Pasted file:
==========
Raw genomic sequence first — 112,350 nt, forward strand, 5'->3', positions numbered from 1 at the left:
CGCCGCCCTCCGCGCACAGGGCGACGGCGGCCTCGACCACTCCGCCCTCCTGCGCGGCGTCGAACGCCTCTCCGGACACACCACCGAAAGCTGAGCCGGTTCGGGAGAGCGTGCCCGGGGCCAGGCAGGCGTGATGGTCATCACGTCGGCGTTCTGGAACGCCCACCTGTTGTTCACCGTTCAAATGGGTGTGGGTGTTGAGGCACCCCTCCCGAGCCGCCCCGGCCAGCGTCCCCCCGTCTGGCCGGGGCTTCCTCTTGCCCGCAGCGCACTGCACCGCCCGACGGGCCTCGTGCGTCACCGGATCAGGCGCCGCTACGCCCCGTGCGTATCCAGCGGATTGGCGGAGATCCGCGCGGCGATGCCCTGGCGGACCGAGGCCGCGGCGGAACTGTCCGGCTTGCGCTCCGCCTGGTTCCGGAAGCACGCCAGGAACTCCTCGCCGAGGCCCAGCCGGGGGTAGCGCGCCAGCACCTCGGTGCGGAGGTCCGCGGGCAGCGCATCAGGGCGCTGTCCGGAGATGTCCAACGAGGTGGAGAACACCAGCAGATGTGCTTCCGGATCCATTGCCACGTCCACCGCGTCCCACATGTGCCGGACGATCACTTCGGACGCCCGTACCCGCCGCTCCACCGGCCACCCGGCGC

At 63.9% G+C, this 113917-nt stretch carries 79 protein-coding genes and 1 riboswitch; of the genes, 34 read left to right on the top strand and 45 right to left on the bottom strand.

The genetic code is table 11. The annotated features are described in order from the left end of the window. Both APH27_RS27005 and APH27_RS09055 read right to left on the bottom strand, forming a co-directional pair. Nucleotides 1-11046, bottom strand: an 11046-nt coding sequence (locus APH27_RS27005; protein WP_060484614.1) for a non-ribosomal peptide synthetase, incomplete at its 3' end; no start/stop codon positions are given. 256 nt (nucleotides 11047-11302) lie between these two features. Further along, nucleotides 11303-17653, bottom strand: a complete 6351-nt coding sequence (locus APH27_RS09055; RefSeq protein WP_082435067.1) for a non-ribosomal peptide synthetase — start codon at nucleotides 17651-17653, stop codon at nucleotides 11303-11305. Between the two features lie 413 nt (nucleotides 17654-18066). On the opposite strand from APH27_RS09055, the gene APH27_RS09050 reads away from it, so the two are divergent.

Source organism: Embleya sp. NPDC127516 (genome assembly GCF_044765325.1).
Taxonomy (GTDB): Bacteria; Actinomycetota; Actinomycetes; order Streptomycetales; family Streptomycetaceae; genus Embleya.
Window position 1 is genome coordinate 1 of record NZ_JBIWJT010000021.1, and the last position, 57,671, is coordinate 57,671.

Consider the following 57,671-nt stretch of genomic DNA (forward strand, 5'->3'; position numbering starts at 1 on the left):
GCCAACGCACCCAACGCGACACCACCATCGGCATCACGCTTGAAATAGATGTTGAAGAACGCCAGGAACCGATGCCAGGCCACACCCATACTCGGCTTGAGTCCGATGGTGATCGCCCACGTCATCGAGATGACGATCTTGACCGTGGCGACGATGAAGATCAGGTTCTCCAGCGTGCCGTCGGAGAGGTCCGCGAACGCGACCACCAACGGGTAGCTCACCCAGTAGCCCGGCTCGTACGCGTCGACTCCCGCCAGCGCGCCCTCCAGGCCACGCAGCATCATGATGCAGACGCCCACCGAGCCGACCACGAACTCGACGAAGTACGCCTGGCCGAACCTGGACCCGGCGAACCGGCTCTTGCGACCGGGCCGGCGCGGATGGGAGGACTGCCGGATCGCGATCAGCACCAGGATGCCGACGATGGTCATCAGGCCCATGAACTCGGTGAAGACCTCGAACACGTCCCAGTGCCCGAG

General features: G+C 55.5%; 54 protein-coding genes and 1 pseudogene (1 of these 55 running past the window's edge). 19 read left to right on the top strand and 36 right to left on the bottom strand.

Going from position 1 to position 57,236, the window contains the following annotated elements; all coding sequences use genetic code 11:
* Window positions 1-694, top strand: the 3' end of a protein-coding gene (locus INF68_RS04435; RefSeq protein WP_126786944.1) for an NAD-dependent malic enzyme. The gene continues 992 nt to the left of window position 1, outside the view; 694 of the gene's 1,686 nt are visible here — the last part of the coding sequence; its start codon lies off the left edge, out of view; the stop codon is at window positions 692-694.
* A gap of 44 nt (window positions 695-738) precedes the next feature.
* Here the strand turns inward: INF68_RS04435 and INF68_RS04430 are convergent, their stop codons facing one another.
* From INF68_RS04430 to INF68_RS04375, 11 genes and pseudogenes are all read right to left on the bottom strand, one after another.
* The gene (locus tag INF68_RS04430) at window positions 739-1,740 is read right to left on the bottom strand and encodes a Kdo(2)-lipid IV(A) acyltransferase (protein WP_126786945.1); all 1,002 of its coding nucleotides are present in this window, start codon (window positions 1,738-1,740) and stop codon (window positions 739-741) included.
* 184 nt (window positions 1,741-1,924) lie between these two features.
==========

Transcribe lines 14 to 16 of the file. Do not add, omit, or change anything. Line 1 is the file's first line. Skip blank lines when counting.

* Here the strand turns inward: INF68_RS04435 and INF68_RS04430 are convergent, their stop codons facing one another.
* From INF68_RS04430 to INF68_RS04375, 11 genes and pseudogenes are all read right to left on the bottom strand, one after another.
* The gene (locus tag INF68_RS04430) at window positions 739-1,740 is read right to left on the bottom strand and encodes a Kdo(2)-lipid IV(A) acyltransferase (protein WP_126786945.1); all 1,002 of its coding nucleotides are present in this window, start codon (window positions 1,738-1,740) and stop codon (window positions 739-741) included.